A women’s advocate in Tonga says a delay in the signing of a controversial rights convention may be positive for supporters of the move.

Prime Minister ‘Akilisi Pohiva has told parliament that the government will step back from ratifying the Convention for the Elimination of all forms of Discrimination Against Women or CEDAW.

Earlier church leaders led opposition against CEDAW saying it would open the way for same-sex marriage and abortion.

The director of the Women and Children Crisis Centre Ofa Guttenbeil-Likiliki says the parliamentary comments do not signal an end to the CEDAW process.

She says, if anything, the effort to achieve ratification will be strengthened.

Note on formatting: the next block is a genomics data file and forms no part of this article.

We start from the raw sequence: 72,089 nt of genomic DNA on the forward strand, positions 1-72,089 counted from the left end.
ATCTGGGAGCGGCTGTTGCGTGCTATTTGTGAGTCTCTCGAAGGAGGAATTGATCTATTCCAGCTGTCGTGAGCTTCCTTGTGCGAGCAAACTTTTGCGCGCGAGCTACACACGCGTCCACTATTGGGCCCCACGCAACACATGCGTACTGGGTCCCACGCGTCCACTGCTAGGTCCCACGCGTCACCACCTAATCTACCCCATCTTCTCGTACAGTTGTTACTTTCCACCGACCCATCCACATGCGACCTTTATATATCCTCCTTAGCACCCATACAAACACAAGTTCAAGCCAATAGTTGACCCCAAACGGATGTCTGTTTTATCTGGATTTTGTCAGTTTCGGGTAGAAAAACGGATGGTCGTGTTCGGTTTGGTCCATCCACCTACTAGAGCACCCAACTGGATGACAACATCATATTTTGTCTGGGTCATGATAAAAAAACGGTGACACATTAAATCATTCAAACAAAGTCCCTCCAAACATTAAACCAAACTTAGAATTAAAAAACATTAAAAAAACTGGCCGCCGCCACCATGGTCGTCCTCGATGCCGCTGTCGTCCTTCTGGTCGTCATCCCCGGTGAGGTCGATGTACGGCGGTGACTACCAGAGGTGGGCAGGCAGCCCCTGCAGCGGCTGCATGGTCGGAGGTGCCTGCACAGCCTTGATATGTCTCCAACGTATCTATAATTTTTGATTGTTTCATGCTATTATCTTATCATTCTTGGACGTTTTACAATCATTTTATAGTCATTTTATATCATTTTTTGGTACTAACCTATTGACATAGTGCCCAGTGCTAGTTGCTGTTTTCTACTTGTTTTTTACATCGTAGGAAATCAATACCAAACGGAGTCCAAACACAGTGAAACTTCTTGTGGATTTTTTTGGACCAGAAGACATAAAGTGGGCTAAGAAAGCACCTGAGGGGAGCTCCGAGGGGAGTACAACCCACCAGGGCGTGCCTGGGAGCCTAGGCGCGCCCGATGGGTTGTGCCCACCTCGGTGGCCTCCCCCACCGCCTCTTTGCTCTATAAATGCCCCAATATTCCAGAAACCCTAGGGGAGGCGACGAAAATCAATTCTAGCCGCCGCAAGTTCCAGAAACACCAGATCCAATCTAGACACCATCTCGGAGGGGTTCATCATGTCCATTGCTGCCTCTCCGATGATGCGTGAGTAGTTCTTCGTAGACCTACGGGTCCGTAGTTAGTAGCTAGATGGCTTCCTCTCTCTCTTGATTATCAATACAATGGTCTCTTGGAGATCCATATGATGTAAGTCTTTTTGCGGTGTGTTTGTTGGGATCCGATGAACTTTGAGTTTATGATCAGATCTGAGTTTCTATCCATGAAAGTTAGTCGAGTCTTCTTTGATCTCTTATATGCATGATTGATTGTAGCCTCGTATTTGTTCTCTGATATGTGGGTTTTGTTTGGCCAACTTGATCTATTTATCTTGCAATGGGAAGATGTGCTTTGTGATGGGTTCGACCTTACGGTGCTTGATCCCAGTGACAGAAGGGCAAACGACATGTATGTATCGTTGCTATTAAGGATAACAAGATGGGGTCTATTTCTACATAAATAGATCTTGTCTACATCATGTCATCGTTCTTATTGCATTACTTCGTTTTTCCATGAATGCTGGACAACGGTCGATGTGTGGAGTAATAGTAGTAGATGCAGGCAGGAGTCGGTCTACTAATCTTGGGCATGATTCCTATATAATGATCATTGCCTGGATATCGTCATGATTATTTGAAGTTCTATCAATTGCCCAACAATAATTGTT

“What we have learnt over the last six months is that there needs to be some talanoa, (discussions), in terms of getting people to understand what the convention is about and to get them to talk and ask questions. To date, that hasn’t really taken place over the last six months, it’s really just been a war in the media.”

The government has suggested that a referendum could be held over the matter sometime next year.

 

Many in Tonga, including women, oppose CEDAW saying it includes counter-culture clauses such as same sex marriage and abortion.